have i got the wrong size?

iijili

New Member
sorry if this has already been covered. i bought a mtb last week for 15 yr old son but not sure i got the right size. heis 166.5cm (5ft 5.5"), inside leg 85cm (33.5") and the bike we bought is cube aim sl 29er, 17" frame. we're just starting out so didnt really know anything about how to choose the right size. we've been to several shops including specialist bike shops. the advice was very poor, based on height only, not even asking about inside leg, or doing any kind of fitting, and only one shop let us ride the bikes. most only had the bike he liked in one size so hard to make comparisons. i hadnt realised inside leg was important until visiting a bike sizing website - this asked about bike type, height and inside leg (but after entering his height wouldnt let us enter his actual inside leg - max was 83cm) and didnt ask for wheel size. it suggested 18.5" frame (i've bought 17" - shop recommendation based on height only). so i'm wondering whether the size we got is too small - how can we tell? this bike comes in 5 frame sizes - 15" 17" 19" 21" 23" and as we've chosen towards the lower end of the range thats another thing that makes me think maybe its too small. can anyone offer any advice please?

also is it usual when buying bikes for teens to allow for growth, or get something thats right for them now? going by the height of the rest of us in the family i expect he'll grow to about 5ft10".
thanks for any advice.
 

Drago

Flouncing Nobber
Location
Poshshire
It's hard to say for sure, but he's certainly at the lower end of rider size to fit on a 29er.
 

summerdays

Cycling in the sun
Location
Bristol
I'm not sure what I say will be of any use, but here goes. I'm female - and exactly the same height though my inside leg is shorter, which must mean he has quite a short torso at the moment. How much of a growth spurt has he had so far? I have both a 17" and a 19", though I almost feel too stretched out on the 19" as I grow older and less supple. I would try some different bikes - even if they aren't the ones that he wants just to get a feel of a different size of bike. How far out is the seat post and is there much left to put it up if he does grow? (In puberty do you grow in the legs first then the torso or both at the same time?) Is he just wanting a mountain bike style or is he actually wanting to do serious romps through the woods when I think you wouldn't want an oversized bike.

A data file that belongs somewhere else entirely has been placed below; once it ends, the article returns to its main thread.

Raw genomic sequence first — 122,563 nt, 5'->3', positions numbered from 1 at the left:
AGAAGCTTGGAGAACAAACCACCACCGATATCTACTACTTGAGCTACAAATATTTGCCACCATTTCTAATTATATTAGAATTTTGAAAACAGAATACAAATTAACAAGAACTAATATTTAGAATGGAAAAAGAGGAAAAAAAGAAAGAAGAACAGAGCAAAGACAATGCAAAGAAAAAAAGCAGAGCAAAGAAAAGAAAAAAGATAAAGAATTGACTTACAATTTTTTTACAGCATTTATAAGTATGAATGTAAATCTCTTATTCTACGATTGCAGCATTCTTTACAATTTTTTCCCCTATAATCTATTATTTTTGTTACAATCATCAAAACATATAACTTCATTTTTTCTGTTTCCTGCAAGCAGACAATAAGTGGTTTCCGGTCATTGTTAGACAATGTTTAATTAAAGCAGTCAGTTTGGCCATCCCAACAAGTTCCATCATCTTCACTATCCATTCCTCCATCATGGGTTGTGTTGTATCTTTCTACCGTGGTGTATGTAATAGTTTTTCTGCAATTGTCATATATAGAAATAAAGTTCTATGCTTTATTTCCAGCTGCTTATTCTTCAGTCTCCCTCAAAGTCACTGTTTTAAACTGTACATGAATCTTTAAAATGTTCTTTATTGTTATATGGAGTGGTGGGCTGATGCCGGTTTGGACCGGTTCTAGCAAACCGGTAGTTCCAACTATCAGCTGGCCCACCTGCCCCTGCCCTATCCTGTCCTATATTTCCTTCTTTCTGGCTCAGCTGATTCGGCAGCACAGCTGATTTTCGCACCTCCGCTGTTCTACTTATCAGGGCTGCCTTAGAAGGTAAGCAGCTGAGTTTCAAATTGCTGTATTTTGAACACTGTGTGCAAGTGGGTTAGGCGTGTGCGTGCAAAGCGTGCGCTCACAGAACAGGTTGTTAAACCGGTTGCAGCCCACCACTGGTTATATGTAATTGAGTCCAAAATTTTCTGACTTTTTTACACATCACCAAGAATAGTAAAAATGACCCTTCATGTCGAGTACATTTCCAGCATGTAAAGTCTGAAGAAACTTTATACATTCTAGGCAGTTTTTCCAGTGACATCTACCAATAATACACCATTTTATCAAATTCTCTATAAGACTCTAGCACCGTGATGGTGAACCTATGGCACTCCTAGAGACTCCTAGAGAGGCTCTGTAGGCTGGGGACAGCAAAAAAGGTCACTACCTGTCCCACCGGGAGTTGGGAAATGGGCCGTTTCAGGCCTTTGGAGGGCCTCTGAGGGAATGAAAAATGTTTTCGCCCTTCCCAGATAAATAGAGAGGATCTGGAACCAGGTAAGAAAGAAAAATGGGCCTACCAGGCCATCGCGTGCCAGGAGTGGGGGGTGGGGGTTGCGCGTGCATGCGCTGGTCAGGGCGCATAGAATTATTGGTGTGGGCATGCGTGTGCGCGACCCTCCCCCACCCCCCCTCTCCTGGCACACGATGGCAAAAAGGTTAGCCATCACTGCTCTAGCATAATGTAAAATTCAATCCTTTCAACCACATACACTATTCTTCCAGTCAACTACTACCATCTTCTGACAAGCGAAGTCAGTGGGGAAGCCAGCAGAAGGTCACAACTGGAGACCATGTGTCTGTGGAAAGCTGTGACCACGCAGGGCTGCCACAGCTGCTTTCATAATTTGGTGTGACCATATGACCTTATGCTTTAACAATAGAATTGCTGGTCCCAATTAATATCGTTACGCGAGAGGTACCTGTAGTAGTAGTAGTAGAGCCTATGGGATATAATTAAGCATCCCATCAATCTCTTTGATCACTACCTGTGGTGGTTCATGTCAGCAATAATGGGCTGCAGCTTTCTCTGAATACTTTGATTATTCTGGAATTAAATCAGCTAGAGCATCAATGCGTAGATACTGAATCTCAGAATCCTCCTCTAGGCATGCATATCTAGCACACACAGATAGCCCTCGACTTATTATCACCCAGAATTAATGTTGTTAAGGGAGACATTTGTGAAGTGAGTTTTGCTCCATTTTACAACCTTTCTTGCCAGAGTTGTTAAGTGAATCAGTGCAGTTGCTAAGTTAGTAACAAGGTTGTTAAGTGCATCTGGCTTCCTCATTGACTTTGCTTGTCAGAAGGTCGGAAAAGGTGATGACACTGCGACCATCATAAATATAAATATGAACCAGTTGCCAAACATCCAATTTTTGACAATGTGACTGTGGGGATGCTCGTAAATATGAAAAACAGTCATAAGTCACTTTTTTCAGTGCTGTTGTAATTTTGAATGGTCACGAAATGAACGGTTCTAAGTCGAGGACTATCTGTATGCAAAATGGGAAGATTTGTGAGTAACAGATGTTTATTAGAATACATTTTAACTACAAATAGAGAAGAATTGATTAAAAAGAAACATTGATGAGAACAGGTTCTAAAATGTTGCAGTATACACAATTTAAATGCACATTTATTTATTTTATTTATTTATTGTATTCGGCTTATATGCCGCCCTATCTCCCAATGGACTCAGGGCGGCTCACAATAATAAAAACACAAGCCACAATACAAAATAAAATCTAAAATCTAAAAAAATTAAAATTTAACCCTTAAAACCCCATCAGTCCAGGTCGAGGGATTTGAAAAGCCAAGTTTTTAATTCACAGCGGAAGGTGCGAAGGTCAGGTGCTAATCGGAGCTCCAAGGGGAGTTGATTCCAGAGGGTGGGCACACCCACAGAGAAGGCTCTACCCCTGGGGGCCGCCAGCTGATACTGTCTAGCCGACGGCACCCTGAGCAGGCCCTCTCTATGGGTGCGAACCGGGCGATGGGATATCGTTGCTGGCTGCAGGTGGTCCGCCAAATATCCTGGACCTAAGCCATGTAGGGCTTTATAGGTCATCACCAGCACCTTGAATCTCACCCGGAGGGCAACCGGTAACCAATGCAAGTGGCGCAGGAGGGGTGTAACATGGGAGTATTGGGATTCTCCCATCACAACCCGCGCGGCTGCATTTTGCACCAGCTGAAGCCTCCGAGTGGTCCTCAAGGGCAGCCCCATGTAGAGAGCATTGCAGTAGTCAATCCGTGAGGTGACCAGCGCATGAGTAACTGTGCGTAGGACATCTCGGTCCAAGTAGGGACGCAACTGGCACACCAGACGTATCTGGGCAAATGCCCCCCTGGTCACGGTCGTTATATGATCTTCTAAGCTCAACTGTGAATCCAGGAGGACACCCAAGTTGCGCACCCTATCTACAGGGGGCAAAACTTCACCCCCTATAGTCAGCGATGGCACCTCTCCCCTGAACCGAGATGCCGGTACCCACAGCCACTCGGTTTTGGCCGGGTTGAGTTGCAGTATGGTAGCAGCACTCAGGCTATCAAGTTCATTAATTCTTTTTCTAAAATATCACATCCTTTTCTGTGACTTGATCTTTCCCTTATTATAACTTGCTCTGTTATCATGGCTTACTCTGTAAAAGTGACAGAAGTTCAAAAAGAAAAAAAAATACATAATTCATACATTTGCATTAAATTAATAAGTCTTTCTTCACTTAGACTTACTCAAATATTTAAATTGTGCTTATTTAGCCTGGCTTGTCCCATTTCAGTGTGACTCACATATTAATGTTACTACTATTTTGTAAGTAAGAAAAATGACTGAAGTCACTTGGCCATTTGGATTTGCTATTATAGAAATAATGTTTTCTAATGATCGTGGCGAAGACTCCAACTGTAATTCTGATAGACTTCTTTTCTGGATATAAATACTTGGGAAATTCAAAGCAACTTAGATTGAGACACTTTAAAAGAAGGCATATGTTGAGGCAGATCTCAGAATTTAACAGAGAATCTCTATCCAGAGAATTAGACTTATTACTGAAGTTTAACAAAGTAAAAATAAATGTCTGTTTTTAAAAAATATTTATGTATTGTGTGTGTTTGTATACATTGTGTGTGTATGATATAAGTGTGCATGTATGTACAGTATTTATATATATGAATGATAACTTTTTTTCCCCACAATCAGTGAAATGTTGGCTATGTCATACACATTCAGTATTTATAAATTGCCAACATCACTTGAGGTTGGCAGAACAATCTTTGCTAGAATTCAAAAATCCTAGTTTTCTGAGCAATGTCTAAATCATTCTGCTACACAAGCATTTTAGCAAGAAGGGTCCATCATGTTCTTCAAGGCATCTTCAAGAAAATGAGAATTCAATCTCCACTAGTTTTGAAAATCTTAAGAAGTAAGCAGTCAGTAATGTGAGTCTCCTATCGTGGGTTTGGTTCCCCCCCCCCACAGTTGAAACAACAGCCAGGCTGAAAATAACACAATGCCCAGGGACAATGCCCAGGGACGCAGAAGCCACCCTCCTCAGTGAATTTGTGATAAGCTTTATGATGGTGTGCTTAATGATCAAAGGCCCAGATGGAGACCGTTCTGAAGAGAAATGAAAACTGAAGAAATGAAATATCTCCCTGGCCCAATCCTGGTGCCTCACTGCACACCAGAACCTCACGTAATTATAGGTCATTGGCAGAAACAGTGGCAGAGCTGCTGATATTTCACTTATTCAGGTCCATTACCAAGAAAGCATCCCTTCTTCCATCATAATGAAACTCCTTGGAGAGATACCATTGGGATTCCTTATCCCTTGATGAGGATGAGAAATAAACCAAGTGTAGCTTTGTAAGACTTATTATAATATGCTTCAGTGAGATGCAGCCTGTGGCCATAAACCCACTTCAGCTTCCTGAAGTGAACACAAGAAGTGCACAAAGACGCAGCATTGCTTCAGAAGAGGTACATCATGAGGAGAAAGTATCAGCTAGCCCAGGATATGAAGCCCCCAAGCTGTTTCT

OP
I

iijili

New Member
thanks, whats youve said is really helpful. yes he is quite short in the torso relative to his height (as am i), and thats something that i feel none of the shops we visited took into account - they only asked about height. i think youre right that leg growth comes first, at least in his case, going by his current inside leg (33"/85cm). we should have tried different bikes but were misled by shops telling us 17" is the right size. he is happy with the size of the bike but i feel a bigger frame may have been better still, and he probably wouldnt grow out of it. we only found 2 shops selling this bike, and in only the one size. yes there is still quite a bit that the seat post could be raised. he might want to do serious romps in the woods in the future, its not a priority, but he does like the bike to be very manoeuvrable, and wasnt even too keen on a 29er at first.

is it possible to tell from looking at his posture on the bike whether its the right size, eg how far forward he has to reach to the handlebars, how much space his knees have when riding etc?